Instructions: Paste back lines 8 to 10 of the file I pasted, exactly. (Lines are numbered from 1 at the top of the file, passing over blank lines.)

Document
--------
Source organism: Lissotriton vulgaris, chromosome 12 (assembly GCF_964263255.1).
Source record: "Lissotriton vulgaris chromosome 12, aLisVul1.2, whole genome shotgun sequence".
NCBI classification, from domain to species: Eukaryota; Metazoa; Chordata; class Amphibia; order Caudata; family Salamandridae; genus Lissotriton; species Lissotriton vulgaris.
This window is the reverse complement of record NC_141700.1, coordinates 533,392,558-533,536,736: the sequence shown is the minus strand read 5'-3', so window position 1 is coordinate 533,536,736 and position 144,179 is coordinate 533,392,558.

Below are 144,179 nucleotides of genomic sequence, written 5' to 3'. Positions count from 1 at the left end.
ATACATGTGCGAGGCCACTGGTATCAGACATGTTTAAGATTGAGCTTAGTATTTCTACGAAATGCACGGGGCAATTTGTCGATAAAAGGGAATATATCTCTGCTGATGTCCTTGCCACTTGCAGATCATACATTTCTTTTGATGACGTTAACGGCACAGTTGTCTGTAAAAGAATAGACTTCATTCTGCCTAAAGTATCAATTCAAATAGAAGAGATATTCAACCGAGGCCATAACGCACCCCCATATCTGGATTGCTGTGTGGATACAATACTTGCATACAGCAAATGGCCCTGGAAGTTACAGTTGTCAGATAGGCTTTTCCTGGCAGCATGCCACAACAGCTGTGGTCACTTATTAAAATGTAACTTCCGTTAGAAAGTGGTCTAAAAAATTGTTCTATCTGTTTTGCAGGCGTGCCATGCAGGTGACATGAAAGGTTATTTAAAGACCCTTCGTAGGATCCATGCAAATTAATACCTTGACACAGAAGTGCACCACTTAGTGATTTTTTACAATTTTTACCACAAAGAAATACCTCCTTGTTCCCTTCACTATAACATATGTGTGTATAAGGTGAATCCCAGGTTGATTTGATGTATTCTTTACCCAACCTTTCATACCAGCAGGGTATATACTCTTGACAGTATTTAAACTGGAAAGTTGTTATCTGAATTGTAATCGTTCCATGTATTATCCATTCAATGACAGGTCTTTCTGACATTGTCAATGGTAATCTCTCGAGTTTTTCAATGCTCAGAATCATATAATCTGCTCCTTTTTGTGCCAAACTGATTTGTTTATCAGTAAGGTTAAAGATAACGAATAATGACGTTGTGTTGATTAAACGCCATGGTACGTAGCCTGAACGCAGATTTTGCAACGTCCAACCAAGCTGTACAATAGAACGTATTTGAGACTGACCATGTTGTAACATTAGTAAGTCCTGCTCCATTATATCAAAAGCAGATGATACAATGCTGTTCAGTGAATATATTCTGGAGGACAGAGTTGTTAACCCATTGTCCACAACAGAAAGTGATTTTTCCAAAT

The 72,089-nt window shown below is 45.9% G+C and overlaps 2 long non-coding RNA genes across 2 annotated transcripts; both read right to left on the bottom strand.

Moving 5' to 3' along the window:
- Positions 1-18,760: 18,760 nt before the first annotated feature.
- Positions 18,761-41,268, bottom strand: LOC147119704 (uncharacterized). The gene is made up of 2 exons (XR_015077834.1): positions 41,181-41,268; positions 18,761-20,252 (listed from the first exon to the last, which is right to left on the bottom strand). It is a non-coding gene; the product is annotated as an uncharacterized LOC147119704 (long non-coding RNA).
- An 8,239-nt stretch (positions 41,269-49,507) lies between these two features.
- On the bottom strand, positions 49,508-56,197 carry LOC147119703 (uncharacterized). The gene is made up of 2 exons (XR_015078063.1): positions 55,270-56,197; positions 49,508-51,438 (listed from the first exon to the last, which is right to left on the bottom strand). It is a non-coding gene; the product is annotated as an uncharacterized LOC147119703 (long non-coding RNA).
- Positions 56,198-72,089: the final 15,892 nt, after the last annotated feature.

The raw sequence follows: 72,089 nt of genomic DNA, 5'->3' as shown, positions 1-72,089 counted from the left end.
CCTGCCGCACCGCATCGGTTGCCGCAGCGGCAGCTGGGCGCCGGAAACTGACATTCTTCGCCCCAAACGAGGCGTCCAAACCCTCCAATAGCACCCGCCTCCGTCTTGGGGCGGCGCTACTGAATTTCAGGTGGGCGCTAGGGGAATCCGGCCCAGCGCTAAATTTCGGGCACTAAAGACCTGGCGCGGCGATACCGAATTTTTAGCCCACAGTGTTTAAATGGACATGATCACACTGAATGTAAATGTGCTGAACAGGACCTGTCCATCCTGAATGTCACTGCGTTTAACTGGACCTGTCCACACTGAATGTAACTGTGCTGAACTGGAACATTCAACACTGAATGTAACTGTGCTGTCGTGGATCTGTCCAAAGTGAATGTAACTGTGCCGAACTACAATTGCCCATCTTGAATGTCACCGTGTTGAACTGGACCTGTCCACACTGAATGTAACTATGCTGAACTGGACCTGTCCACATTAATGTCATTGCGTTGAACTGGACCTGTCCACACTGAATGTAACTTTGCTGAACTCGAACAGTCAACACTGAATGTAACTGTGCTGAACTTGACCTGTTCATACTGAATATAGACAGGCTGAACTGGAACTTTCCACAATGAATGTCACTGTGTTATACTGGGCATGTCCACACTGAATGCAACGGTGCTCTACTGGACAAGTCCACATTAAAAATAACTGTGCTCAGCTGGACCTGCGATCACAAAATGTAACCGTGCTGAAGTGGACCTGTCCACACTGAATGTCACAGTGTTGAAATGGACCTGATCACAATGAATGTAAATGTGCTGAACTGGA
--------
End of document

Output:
Moving 5' to 3' along the window:
- Positions 1-18,760: 18,760 nt before the first annotated feature.
- Positions 18,761-41,268, bottom strand: LOC147119704 (uncharacterized). The gene is made up of 2 exons (XR_015077834.1): positions 41,181-41,268; positions 18,761-20,252 (listed from the first exon to the last, which is right to left on the bottom strand). It is a non-coding gene; the product is annotated as an uncharacterized LOC147119704 (long non-coding RNA).